In Leviticus 10, the prohibition against drinking alcohol prior to divine services (verse 8) immediately follows the tragic account of Nadab and Abihu (verses 1-7), a fact suggesting that these two priests may have been intoxicated when they undertook the unauthorized liturgical rite that cost them their lives.
In any case this latter incident discloses the danger inherent in divine worship. This probably needs to be emphasized, because some of those who drive off to church each Sunday morning seem not to be aware that they are placing their very souls in peril. (Otherwise they would be dressed with modesty and dignity, arrive on time, stay until the service is over, and avoid distraction and gossip while they are in church. Indeed, sometimes the behavior of the clergy up in the sanctuary is even worse.)
Worship, after all, is encounter with God,
and God is anything but safe.
Throughout Holy Scripture, therefore, we find the theme of danger with respect to the things of God, particularly the rites and appointments associated with the divine worship. Nowhere in Holy Scripture is worship portrayed as completely safe.
In this sense biblical worship is exactly the opposite of ‘seeker friendly,’ the adjective describing worship along lines dictated by the religious tastes of the uninitiated, worldly, unrepentant, and spiritually immature folks who are likely to drop in at church on Sunday morning.
Those that would draw near to God must resolve to feel uncomfortable (very much like Moses, when he was commanded to take off his shoes at the burning bush), at least until they become accustomed to the discipline of the worship.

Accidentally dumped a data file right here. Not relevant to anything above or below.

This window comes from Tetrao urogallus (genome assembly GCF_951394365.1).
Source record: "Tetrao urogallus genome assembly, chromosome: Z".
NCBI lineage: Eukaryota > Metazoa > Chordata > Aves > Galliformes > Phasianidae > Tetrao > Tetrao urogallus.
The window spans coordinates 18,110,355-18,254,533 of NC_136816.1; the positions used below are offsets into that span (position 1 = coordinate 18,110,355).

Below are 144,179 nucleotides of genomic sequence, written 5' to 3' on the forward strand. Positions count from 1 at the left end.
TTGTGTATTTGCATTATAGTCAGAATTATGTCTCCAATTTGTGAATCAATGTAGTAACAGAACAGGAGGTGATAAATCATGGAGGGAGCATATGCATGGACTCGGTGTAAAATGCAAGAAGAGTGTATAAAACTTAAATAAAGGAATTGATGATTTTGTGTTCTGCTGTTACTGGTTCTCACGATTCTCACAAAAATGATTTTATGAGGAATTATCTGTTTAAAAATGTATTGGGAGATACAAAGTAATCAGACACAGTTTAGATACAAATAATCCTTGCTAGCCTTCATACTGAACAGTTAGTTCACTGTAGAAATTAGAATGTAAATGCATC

The experience of the holiness of the true God is not native to man (cf. 1 Corinthians 11:27-32; Hebrews 12:28-29).
These reflections pertain with special intensity to those charged with the oversight of divine worship, the stewards who safeguard the sacred mysteries (1 Corinthians 4:1-5; 6:9-11; Revelation 22:14-15).
It is instructive to observe that St. Paul warns such men (for Holy Scripture never envisions women in this ministry) especially against the evils attendant on the drinking of alcohol (1 Timothy 3:3; 2 Timothy 4:5).
This is to me what Orthodox worship is—biblical worship—and why I firmly believe that it is the heritage of all followers of Jesus. If we are to worship God in communal assembly at all, it is in the Divine Liturgy, which has been handed over to us as the heritage of the saints. Anything else that we do ‘at church’ can take any number of forms as needed, and as really necessary (not just to make pious busy-work). But worship is something that God thought was important enough to lay out for us, at first in the Torah for His original hereditary people Yisrael, and then with the coming of His Son, in the Divine Liturgy of the new Israel, the Church. That is one thing that ‘Orthodox’ means—straight worship—and there it stands as it has stood for centuries.